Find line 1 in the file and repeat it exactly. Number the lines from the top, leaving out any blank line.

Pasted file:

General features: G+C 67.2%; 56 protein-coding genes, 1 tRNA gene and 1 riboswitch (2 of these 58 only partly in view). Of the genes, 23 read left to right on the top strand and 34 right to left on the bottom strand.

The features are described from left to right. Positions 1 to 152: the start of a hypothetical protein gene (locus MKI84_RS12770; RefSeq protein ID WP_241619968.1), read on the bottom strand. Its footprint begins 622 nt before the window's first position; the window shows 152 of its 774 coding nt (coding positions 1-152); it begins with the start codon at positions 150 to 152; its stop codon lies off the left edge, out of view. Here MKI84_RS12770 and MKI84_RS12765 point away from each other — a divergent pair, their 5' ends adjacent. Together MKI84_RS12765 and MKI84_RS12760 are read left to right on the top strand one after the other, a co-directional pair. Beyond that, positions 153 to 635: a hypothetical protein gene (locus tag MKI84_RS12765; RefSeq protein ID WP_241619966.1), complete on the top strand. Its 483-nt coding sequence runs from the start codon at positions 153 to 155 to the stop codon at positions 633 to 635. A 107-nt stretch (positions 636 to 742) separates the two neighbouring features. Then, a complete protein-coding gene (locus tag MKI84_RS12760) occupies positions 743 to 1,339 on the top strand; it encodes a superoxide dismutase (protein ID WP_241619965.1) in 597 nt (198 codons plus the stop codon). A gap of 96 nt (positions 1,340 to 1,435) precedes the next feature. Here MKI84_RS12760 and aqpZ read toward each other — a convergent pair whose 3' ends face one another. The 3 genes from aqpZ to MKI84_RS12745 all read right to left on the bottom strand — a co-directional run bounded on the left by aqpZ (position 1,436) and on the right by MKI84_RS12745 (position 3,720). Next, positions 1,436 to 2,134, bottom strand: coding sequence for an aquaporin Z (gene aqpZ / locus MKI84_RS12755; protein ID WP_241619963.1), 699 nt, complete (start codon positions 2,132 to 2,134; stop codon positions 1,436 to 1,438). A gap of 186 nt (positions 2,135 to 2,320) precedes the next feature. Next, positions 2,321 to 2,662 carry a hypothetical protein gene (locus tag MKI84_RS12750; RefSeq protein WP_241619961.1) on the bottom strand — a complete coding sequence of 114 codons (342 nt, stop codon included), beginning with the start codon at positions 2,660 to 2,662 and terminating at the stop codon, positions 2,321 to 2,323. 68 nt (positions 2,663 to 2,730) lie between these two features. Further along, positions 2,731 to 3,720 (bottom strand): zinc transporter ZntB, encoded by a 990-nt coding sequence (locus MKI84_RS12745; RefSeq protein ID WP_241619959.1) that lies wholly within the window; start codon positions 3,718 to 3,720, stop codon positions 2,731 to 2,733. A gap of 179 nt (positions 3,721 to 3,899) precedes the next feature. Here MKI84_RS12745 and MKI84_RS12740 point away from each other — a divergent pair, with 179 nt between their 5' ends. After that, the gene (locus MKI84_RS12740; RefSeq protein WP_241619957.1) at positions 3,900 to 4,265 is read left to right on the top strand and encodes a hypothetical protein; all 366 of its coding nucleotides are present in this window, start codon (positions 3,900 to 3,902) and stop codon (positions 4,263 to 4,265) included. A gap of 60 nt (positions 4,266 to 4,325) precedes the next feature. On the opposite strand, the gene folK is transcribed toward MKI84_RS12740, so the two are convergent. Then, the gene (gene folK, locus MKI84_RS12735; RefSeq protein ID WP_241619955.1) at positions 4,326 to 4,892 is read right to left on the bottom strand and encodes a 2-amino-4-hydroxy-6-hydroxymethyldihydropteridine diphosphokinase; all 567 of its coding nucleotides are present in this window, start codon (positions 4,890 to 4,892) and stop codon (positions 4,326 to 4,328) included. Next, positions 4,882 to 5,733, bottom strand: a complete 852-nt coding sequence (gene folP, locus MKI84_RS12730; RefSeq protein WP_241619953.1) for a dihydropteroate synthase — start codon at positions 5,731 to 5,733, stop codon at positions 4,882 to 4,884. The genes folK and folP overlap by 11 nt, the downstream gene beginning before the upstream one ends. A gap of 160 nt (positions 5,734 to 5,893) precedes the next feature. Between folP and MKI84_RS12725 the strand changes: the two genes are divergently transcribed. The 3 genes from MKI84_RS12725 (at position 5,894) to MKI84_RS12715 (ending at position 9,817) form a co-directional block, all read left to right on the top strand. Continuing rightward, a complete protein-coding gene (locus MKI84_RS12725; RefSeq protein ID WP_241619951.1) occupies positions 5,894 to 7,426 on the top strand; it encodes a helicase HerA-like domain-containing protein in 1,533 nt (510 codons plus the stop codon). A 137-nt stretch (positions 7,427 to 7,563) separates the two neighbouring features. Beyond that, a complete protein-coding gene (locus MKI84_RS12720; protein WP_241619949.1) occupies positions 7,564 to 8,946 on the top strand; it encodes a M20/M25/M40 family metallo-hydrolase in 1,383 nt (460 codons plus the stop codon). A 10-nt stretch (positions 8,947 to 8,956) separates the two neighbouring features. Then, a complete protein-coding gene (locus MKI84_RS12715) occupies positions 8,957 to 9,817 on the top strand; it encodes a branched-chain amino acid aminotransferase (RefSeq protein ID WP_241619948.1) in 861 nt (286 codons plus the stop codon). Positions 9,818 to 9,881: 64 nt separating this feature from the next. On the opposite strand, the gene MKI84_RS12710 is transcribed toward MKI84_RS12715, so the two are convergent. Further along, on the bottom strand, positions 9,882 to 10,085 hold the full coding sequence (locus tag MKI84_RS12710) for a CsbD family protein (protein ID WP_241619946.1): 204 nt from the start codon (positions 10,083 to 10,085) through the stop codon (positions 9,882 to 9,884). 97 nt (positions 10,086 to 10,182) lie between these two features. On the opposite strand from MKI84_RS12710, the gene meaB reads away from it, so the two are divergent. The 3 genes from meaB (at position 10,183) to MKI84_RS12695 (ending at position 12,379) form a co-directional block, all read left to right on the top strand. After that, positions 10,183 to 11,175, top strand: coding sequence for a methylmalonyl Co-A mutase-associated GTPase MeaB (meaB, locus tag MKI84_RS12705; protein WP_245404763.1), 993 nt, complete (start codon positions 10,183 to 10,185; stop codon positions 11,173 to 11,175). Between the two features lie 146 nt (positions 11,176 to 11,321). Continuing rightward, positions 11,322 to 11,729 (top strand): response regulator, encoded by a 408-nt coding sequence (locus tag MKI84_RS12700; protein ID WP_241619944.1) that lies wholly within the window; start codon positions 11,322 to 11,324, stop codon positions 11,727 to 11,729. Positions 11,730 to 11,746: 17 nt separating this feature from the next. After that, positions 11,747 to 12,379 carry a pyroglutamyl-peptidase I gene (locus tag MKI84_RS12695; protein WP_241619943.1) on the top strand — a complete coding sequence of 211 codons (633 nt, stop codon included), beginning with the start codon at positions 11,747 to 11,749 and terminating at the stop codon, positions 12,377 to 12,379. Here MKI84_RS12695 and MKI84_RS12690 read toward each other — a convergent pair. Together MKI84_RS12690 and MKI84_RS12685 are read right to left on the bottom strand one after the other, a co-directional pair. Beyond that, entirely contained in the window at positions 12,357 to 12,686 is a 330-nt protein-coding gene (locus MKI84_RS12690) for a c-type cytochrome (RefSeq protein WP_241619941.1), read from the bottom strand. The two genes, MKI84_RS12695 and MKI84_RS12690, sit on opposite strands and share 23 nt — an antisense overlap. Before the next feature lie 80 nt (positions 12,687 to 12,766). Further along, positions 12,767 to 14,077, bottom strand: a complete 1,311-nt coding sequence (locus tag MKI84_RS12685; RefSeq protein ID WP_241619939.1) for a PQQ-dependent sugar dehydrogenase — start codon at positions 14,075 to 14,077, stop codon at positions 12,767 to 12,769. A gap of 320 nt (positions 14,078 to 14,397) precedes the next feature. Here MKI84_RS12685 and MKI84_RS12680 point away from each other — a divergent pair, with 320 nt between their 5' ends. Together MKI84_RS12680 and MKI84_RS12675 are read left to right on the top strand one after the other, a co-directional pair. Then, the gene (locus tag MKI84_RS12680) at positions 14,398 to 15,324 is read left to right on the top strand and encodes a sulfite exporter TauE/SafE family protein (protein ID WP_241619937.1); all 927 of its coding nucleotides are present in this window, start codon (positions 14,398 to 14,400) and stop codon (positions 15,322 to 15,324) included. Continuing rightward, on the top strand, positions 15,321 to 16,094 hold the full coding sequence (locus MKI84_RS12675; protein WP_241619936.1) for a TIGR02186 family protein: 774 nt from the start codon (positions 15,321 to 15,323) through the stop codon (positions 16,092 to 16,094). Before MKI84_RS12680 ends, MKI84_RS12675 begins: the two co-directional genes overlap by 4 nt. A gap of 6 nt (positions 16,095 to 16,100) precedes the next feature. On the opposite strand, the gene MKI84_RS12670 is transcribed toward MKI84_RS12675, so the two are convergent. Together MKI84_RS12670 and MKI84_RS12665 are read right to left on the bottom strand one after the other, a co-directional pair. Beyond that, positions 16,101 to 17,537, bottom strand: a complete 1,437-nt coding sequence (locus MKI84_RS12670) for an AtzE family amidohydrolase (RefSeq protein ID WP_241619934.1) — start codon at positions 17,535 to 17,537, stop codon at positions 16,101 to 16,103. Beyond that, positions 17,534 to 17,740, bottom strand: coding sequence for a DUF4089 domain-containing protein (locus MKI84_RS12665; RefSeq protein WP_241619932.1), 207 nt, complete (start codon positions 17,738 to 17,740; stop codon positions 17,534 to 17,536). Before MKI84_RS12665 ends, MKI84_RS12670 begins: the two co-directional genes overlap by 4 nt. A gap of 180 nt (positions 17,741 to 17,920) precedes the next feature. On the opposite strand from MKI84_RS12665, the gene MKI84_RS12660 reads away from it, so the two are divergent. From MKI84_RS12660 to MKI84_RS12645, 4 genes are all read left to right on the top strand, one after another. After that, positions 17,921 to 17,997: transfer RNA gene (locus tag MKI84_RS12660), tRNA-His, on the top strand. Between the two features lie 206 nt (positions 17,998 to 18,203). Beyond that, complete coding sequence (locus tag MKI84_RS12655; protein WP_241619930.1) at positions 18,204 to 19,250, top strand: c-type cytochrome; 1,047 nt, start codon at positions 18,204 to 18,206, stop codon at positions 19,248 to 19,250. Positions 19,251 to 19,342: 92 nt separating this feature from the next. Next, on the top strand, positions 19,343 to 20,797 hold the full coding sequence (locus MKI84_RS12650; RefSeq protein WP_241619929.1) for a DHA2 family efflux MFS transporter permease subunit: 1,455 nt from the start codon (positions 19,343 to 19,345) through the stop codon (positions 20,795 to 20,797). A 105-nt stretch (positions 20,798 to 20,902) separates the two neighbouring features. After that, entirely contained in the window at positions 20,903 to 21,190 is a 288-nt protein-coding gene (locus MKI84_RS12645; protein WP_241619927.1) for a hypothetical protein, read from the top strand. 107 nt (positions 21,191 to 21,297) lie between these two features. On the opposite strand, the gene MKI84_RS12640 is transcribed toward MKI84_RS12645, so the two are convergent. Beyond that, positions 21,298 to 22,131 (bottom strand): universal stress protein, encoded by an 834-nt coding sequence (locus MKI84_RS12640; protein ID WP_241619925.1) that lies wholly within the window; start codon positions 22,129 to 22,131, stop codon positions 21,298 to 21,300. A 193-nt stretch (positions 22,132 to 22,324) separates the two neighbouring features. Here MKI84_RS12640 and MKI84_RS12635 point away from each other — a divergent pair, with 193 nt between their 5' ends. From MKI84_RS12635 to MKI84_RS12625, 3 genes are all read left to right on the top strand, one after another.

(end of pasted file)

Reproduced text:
General features: G+C 67.2%; 56 protein-coding genes, 1 tRNA gene and 1 riboswitch (2 of these 58 only partly in view). Of the genes, 23 read left to right on the top strand and 34 right to left on the bottom strand.